Dermatosis Papulosa Nigra

Dermatosis Papulosa Nigra White Skin: What Is It?

The term “white skin” describes a condition where the pigment cells (melanocytes) are less active than normal melanin production. This results in reduced pigmentation compared to other people with fair or light complexions. The skin may appear pale and/or dull due to lack of pigmentation. It is usually not painful but it does cause some discoloration of the skin and hair follicles. It is often mistaken for age spots, freckles, acne scars, sun damage or even albinism.

It is also known as ichthyoses of color and vitiligo. A person with this condition will have little to no melanin production in their skin. They may still possess a fair complexion and red hair because they do not produce enough melanin to darken the hair.

However, when exposed to sunlight the skin turns yellowish-brown.

In rare cases, this condition can occur in combination with another genetic disorder called erythropoietic protoporphyria. EPP causes the body’s immune system to attack healthy cells rather than attacking cancerous cells. If both conditions exist together, then the resulting disease is known as eumelanin deficiency.

People with this condition are generally unable to tan properly and may develop skin cancers such as basal cell carcinoma or squamous cell carcinoma.

While other medical conditions and disorders can cause some of these effects, they are not a true cause of white skin.

What Are the Types of Dermatosis Papulosa Nigra?

There are several different types of dermatosis papulosa nigra that are distinguished by their causes and symptoms.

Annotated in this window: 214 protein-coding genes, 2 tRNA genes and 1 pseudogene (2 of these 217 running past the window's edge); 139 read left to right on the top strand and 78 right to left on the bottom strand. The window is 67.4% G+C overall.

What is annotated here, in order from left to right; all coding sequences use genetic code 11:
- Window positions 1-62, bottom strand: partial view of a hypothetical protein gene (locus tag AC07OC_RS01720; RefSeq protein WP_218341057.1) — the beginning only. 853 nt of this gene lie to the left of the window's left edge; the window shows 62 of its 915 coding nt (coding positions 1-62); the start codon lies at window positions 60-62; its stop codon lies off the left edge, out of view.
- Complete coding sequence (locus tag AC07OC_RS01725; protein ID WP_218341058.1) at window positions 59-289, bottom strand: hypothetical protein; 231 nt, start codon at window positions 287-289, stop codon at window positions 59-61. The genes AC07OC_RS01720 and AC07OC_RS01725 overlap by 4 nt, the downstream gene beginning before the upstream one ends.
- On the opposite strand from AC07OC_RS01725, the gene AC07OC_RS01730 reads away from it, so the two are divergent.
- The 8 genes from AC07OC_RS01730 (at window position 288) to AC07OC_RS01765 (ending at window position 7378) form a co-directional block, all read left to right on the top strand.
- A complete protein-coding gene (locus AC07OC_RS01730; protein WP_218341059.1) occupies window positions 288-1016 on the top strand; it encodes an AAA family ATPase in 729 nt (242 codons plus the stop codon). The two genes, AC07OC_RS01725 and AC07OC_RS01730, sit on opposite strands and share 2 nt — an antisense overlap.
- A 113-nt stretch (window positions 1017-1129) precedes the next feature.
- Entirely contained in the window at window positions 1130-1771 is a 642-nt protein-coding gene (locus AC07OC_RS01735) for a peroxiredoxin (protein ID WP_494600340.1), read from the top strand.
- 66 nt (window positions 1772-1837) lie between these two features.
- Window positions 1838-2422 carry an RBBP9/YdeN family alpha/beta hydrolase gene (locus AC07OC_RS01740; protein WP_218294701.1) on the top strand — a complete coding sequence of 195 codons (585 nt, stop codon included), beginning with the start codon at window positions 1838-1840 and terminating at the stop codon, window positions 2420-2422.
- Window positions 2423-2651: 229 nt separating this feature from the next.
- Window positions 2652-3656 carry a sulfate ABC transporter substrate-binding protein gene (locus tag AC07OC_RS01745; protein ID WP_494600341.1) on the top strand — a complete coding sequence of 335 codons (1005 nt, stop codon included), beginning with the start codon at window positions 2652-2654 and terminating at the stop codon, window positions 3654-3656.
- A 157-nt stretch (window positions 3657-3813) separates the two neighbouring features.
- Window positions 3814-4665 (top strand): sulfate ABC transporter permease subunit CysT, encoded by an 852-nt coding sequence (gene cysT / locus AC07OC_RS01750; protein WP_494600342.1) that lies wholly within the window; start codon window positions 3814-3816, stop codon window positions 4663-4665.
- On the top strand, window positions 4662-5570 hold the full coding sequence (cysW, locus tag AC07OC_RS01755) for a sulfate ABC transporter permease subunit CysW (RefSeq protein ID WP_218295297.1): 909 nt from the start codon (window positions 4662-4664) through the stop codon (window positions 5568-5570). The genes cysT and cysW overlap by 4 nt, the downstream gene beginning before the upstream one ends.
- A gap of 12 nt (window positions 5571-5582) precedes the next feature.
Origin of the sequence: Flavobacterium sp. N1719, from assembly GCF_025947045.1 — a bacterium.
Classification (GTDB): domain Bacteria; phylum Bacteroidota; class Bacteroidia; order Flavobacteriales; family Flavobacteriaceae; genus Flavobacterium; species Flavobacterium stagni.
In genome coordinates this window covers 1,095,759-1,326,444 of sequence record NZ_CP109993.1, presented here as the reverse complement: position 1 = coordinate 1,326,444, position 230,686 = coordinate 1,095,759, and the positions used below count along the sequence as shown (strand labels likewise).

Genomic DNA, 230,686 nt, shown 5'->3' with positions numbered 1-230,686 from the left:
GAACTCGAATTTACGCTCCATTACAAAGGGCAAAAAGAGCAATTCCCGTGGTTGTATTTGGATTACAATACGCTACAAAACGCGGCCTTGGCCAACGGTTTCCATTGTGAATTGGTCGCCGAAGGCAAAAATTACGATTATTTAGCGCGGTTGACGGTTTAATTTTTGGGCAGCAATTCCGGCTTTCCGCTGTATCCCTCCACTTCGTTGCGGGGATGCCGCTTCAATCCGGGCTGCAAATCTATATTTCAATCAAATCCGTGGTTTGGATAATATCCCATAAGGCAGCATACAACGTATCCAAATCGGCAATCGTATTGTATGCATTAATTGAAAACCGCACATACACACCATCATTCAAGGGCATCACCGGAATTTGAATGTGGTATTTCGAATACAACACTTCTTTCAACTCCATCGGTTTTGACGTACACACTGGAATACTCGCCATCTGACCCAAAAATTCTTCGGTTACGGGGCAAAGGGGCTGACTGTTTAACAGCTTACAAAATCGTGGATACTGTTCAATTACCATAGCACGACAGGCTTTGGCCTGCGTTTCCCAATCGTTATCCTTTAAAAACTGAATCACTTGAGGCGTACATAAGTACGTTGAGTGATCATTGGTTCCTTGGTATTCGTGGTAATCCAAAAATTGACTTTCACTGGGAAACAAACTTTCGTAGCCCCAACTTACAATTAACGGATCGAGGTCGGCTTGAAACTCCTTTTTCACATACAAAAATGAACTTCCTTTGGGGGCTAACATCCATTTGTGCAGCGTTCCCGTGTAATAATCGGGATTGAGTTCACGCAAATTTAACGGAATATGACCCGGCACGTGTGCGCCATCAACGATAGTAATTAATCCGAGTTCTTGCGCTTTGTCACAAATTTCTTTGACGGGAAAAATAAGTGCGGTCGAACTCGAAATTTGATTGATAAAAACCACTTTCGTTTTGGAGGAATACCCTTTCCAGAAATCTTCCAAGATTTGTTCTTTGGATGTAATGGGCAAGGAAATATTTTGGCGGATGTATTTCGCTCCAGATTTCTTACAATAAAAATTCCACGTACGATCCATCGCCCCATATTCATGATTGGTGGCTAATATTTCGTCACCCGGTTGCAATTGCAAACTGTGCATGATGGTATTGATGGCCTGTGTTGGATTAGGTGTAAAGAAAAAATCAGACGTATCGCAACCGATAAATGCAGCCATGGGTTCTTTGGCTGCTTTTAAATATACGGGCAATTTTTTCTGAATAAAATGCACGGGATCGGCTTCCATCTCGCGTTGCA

1. Unifocal: This type is more common in women between the ages of 20 and 40.

It is caused by a blockage of the skin’s pores that prevents normal exfoliation. This results in small, darkly pigmented bumps (known as hyperkeratotic papules) that resemble acne or large freckles. There are no scaling or itching symptoms with this condition and it is usually painless.

2. Bifocal: This condition is similar to the unifocal type but it also causes dark, rough patches (known as hyperkeratotic plaques) to form as well as bumps.

3. Seborrheic-like Dermatosis: This condition involves the scaling and redness that are associated with seborrheic dermatitis rather than the dark spots seen with the other types.

4. Palmar-Plantar: This condition is much less common and is primarily limited to the bottom of the feet and the palms of the hands.

It causes scaling, peeling, redness and even calluses to develop on these areas. It can also affect other areas of skin that rubs against clothing or other objects.

What Causes Dermatosis Papulosa Nigra?

Most people who suffer from this condition have no known cause for their white skin or are only aware of a minor factor such as sunlight or heat. In most cases, the condition is caused by a combination of several factors and the body’s immune system malfunctioning. It is important to note that it is not contagious and will not spread from person to person like a virus or bacterial infection.

In some cases, hormonal imbalances can contribute to the development of white skin patches. For example, women who experience puberty over the age of 30 may notice the onset of these patches around this time. Pregnancy can also cause the condition to worsen in some women.

White skin patches may also appear in those who have a family history of this condition or suffer from an abnormality in their genetic code.

It is important to note that people with palmar-plantar types of this condition are more likely to have lung and colon cancer.

Sources & references used in this article:

Dermatosis papulosa nigra. by PE Grimes, S Arora, HR Minus, JA Kenney Jr – Cutis, 1983 – europepmc.org

Dermatosis papulosa nigra by MA HAIRSTON, RJ REED… – Archives of …, 1964 – jamanetwork.com

Dermatosis papulosa nigra in Dakar, Senegal by SO Niang, A Kane, M Diallo, F Choutah… – International journal …, 2007 – Wiley Online Library